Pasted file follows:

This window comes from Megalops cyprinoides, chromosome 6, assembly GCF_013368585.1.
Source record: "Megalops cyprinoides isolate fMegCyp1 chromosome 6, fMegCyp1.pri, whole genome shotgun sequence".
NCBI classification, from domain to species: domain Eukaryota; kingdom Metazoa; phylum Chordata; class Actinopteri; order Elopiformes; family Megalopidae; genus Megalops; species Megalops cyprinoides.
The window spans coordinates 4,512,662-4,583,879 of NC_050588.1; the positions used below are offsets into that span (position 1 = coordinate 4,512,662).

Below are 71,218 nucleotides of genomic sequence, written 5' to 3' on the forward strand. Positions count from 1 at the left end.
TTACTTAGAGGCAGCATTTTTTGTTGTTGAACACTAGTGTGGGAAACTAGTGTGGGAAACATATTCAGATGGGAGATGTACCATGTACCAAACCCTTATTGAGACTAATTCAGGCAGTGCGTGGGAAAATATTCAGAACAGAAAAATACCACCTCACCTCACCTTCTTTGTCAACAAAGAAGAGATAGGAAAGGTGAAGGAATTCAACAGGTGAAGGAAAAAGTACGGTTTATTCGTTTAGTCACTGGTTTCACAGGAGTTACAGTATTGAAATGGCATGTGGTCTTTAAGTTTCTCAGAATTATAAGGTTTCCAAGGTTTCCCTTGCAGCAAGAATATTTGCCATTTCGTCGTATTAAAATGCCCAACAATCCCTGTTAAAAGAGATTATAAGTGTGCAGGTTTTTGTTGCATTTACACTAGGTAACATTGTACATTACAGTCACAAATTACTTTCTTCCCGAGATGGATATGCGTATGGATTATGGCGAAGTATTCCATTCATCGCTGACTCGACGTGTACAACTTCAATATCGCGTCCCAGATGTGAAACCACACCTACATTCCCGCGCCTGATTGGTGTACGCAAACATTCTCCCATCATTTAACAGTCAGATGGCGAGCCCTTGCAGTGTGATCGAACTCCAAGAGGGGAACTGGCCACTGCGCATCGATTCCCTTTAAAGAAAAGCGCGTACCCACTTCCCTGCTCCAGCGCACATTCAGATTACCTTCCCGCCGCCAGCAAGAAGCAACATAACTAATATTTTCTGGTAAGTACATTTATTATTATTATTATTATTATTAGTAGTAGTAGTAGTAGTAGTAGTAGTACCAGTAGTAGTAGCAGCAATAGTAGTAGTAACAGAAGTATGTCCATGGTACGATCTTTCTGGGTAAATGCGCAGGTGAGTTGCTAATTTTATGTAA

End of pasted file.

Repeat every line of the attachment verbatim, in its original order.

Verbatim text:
This window comes from Megalops cyprinoides, chromosome 6, assembly GCF_013368585.1.
Source record: "Megalops cyprinoides isolate fMegCyp1 chromosome 6, fMegCyp1.pri, whole genome shotgun sequence".
NCBI classification, from domain to species: domain Eukaryota; kingdom Metazoa; phylum Chordata; class Actinopteri; order Elopiformes; family Megalopidae; genus Megalops; species Megalops cyprinoides.
The window spans coordinates 4,512,662-4,583,879 of NC_050588.1; the positions used below are offsets into that span (position 1 = coordinate 4,512,662).

Below are 71,218 nucleotides of genomic sequence, written 5' to 3' on the forward strand. Positions count from 1 at the left end.
TTACTTAGAGGCAGCATTTTTTGTTGTTGAACACTAGTGTGGGAAACTAGTGTGGGAAACATATTCAGATGGGAGATGTACCATGTACCAAACCCTTATTGAGACTAATTCAGGCAGTGCGTGGGAAAATATTCAGAACAGAAAAATACCACCTCACCTCACCTTCTTTGTCAACAAAGAAGAGATAGGAAAGGTGAAGGAATTCAACAGGTGAAGGAAAAAGTACGGTTTATTCGTTTAGTCACTGGTTTCACAGGAGTTACAGTATTGAAATGGCATGTGGTCTTTAAGTTTCTCAGAATTATAAGGTTTCCAAGGTTTCCCTTGCAGCAAGAATATTTGCCATTTCGTCGTATTAAAATGCCCAACAATCCCTGTTAAAAGAGATTATAAGTGTGCAGGTTTTTGTTGCATTTACACTAGGTAACATTGTACATTACAGTCACAAATTACTTTCTTCCCGAGATGGATATGCGTATGGATTATGGCGAAGTATTCCATTCATCGCTGACTCGACGTGTACAACTTCAATATCGCGTCCCAGATGTGAAACCACACCTACATTCCCGCGCCTGATTGGTGTACGCAAACATTCTCCCATCATTTAACAGTCAGATGGCGAGCCCTTGCAGTGTGATCGAACTCCAAGAGGGGAACTGGCCACTGCGCATCGATTCCCTTTAAAGAAAAGCGCGTACCCACTTCCCTGCTCCAGCGCACATTCAGATTACCTTCCCGCCGCCAGCAAGAAGCAACATAACTAATATTTTCTGGTAAGTACATTTATTATTATTATTATTATTATTAGTAGTAGTAGTAGTAGTAGTAGTAGTACCAGTAGTAGTAGCAGCAATAGTAGTAGTAACAGAAGTATGTCCATGGTACGATCTTTCTGGGTAAATGCGCAGGTGAGTTGCTAATTTTATGTAA